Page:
The best affordable large resin 3D printer is the Anycubic Photon M3 Max.
For under $1,000, the M3 Max has a large 298 x 164 x 300 mm build volume which is perfectly suited for batch printing miniatures, or larger one-off resin prototypes. The 7K LCD screen and 46-micron resolution are very accurate considering the size, and it can handle fine details on minis with no problem.
If you have a bigger budget, I recommend the Phrozen Sonic Mega 8K as the best mid-range large-format resin printer. It’s larger than the M3 Max, is more accurate (43 microns), is faster (70mm/h vs 60mm/h), and the build quality is generally just better.
298 x 164 x 300 mm
330 x 185 x 400 mm
335 x 200 x 300 mm
And, if you’re looking for a professional large-scale resin 3D printer for commercial use, consider the Formlabs Form 3L. It’s large, ideal for prototyping large and complex products like helmets, sneakers, shovels, and much more, and has incredible print quality.
|How Many 28mm Minis Can It Print In One Job?
|LCD Screen Res
|Where To Buy
|Anycubic Photon M3 Max
|298 x 164 x 300 mm
|Phrozen Sonic Mega 8K
|330 x 185 x 400 mm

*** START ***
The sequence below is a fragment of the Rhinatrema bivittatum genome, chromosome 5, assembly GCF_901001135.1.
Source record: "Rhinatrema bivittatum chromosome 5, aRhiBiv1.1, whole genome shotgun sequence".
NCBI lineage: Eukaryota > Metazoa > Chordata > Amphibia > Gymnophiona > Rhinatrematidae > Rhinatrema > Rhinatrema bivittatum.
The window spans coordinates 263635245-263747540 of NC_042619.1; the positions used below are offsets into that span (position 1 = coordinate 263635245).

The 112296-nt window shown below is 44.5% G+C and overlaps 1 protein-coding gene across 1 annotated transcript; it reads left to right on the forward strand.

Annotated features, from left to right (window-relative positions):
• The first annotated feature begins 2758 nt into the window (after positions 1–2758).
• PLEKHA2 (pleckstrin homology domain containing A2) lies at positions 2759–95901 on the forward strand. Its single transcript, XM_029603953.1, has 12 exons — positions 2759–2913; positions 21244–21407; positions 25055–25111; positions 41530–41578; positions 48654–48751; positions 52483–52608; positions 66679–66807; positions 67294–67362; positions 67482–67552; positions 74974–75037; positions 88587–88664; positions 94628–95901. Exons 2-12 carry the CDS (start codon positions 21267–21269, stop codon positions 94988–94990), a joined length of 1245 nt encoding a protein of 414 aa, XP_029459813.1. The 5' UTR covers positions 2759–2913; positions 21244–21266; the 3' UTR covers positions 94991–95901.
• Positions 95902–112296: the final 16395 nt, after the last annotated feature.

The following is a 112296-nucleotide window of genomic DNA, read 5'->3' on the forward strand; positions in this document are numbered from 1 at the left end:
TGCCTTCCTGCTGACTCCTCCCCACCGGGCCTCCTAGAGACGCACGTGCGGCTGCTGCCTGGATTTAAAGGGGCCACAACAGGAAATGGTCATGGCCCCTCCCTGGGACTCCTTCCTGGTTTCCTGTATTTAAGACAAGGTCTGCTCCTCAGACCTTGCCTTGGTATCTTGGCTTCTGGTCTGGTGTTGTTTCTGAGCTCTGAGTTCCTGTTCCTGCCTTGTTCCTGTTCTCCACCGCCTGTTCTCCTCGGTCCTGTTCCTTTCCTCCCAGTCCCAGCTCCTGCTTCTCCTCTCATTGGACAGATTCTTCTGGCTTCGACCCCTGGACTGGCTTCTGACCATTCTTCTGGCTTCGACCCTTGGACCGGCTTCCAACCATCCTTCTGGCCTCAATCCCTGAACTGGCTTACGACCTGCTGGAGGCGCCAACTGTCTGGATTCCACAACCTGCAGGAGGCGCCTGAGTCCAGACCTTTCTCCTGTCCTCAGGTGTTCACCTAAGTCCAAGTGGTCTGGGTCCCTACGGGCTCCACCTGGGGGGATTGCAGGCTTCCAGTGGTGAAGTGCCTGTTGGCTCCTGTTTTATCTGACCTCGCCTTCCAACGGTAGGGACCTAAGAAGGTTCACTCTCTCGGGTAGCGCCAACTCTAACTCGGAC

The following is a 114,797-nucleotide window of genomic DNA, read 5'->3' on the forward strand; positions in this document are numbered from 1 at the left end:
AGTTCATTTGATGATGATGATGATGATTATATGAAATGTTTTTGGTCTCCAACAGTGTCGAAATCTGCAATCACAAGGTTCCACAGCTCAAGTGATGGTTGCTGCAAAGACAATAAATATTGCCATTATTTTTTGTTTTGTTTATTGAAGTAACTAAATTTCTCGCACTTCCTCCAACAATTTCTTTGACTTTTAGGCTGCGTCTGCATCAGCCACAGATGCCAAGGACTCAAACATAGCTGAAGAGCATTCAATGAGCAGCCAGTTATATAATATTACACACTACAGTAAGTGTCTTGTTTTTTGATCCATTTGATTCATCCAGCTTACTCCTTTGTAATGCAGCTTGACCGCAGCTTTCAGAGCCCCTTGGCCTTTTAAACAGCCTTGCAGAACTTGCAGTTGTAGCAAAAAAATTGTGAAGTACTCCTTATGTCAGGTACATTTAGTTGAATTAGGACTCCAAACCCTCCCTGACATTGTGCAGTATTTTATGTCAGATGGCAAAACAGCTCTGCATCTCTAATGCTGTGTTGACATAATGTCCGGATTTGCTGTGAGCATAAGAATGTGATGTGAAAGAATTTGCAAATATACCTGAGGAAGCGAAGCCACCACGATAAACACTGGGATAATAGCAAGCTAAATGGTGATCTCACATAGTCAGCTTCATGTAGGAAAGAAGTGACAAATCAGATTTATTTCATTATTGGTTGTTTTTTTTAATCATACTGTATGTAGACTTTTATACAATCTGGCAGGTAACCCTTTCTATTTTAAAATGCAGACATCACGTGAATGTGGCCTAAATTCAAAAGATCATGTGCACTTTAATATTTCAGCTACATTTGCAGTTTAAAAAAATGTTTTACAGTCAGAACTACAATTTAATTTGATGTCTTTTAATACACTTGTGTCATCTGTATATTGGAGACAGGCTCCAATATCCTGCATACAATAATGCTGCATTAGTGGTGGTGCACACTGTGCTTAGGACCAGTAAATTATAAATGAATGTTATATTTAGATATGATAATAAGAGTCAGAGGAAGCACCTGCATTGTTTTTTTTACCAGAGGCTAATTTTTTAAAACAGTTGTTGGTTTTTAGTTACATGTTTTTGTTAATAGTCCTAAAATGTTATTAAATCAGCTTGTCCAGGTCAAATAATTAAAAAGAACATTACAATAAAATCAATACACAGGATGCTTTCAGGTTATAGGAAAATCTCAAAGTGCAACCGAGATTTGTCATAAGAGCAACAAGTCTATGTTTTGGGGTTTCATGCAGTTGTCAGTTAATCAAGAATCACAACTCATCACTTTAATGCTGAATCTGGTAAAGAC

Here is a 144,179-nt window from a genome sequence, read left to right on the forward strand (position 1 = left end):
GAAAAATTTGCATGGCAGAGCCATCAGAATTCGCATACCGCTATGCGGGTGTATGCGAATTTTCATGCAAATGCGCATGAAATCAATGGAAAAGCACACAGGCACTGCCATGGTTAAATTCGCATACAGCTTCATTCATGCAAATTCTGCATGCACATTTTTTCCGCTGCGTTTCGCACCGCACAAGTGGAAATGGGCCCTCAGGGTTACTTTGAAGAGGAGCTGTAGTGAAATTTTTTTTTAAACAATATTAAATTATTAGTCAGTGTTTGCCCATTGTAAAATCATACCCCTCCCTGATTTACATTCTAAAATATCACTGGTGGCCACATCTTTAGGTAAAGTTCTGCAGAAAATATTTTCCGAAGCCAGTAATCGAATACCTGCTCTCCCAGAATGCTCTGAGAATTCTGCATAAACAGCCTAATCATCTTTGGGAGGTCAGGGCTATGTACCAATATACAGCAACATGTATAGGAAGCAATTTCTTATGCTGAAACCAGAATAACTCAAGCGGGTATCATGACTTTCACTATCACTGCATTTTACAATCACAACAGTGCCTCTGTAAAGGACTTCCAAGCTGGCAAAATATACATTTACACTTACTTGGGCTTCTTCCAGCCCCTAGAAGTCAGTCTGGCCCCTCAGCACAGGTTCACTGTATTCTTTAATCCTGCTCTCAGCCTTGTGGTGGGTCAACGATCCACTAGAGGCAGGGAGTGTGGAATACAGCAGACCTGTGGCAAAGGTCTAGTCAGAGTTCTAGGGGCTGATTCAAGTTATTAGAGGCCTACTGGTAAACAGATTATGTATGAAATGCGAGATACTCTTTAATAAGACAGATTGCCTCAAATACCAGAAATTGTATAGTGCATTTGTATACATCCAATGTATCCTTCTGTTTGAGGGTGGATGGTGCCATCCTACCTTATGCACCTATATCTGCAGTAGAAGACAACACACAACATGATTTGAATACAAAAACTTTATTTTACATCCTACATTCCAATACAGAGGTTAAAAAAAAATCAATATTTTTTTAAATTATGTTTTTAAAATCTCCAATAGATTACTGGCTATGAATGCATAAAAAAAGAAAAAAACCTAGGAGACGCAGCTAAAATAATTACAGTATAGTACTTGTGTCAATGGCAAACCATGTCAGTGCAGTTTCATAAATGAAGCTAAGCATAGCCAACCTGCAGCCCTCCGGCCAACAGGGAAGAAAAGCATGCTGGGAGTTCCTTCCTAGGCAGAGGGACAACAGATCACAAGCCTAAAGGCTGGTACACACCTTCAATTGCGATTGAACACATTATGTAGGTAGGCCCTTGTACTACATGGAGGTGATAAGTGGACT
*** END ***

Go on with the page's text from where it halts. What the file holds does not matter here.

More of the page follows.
|Formlabs Form 3L
|335 x 200 x 300 mm
The Best Large Resin 3D Printer – Reviews
1. Anycubic Photon M3 Max – Best Budget Large Resin 3D Printer
- Price: Check latest price at Anycubic here / Amazon here
- Build Volume: 298 x 164 x 300 mm
- XY Resolution: 46 microns
- LCD Screen: 7K
- Minimum Layer Thickness: 0.01 mm
- Speed: 60 mm/h
The largest resin 3D printer for under $1000
For a lower-cost home business, you won’t find anything that can print more small models in an hour for cheaper
Amazing 6480x3600px 13.6” 7K LCD for resin curing power
The smaller Photon M3 models offer slightly better XY resolution
The Photon M3 Max is Anycubic’s biggest resin 3D printer. With the large 298 x 164 x 300 mm build volume, it can print all those bigger resin projects you’ve put off due to size constraints, and no other resin printer does it better for under $1,000.